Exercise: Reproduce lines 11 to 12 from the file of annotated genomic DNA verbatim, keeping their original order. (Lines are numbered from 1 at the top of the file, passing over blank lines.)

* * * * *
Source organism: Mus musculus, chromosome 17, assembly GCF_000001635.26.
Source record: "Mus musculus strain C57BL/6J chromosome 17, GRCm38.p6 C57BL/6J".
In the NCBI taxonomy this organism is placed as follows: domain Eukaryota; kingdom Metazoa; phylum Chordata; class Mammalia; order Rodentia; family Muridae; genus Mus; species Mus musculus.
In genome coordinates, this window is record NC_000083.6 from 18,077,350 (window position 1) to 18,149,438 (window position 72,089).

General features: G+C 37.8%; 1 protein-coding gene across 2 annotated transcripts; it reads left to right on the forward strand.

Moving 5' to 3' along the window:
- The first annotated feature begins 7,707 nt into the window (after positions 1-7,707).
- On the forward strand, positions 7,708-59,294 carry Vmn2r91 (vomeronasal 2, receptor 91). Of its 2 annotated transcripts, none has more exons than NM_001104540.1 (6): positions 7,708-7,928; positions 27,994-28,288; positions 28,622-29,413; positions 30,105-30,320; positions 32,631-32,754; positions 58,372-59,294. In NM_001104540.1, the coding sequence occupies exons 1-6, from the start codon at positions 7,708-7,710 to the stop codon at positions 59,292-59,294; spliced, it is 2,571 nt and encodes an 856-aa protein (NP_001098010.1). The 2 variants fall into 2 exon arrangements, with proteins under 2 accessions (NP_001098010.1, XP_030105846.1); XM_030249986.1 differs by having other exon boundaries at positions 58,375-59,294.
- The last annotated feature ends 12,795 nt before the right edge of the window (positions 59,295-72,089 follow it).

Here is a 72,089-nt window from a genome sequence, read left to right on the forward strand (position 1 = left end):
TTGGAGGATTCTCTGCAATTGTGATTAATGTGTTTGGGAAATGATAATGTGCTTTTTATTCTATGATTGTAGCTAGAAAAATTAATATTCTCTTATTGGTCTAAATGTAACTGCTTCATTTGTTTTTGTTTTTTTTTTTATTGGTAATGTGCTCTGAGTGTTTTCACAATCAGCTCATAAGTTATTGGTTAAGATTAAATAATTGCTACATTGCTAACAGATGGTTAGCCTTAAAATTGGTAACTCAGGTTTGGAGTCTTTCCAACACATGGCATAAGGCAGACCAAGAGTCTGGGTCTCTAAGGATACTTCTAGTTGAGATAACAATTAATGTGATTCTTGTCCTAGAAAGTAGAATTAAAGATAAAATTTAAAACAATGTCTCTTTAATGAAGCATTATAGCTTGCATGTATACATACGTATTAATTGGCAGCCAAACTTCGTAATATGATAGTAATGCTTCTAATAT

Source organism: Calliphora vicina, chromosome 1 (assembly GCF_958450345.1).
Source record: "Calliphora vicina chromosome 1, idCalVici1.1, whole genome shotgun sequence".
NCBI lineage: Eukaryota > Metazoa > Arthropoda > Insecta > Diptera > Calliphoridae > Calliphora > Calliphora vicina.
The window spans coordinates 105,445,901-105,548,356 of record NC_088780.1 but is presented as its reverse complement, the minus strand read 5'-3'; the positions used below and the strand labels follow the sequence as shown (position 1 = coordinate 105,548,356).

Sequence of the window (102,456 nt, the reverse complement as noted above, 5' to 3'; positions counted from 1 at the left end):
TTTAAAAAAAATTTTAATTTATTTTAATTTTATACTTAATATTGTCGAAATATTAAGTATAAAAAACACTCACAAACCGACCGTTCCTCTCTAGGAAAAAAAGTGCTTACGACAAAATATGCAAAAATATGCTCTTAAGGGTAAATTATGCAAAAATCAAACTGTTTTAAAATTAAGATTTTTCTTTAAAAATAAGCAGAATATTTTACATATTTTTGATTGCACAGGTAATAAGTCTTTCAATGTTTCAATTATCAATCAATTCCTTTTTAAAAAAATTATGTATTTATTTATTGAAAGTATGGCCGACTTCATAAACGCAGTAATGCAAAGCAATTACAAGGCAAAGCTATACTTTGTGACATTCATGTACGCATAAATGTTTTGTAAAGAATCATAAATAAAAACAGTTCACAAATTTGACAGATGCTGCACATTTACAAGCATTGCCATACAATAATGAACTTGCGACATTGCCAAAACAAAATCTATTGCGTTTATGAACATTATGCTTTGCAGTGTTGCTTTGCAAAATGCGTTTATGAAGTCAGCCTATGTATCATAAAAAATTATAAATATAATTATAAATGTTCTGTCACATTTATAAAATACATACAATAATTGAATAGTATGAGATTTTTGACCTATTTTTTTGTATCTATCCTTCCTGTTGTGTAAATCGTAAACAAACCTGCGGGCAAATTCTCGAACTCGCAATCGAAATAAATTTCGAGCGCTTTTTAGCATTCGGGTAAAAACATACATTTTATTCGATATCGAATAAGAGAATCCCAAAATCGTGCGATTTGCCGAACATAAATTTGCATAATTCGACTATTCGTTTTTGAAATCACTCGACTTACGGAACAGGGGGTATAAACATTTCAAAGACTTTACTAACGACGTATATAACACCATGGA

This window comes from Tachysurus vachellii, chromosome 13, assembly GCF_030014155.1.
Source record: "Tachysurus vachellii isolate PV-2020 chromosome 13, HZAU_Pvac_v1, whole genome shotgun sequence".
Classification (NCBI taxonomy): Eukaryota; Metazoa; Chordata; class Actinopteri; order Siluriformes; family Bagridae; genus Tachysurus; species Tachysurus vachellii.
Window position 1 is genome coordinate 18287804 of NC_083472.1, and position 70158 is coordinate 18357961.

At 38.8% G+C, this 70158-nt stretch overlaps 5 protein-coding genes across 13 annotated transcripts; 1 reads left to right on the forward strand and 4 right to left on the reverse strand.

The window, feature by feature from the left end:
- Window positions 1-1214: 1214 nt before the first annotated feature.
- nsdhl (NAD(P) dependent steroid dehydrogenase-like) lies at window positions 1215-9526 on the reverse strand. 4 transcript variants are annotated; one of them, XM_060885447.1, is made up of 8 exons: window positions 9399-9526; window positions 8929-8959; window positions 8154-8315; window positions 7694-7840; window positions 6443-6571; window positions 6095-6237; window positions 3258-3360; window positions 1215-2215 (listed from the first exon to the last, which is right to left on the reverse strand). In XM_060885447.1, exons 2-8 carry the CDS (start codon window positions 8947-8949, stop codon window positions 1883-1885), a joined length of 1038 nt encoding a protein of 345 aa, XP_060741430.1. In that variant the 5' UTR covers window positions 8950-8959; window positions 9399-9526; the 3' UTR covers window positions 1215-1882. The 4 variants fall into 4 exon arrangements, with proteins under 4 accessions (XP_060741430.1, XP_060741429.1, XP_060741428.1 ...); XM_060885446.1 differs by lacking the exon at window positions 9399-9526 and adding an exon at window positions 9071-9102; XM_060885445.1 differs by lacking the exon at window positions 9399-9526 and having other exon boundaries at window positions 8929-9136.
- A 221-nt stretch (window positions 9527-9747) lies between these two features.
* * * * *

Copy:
TTGGAGGATTCTCTGCAATTGTGATTAATGTGTTTGGGAAATGATAATGTGCTTTTTATTCTATGATTGTAGCTAGAAAAATTAATATTCTCTTATTGGTCTAAATGTAACTGCTTCATTTGTTTTTGTTTTTTTTTTTATTGGTAATGTGCTCTGAGTGTTTTCACAATCAGCTCATAAGTTATTGGTTAAGATTAAATAATTGCTACATTGCTAACAGATGGTTAGCCTTAAAATTGGTAACTCAGGTTTGGAGTCTTTCCAACACATGGCATAAGGCAGACCAAGAGTCTGGGTCTCTAAGGATACTTCTAGTTGAGATAACAATTAATGTGATTCTTGTCCTAGAAAGTAGAATTAAAGATAAAATTTAAAACAATGTCTCTTTAATGAAGCATTATAGCTTGCATGTATACATACGTATTAATTGGCAGCCAAACTTCGTAATATGATAGTAATGCTTCTAATAT

Source organism: Calliphora vicina, chromosome 1 (assembly GCF_958450345.1).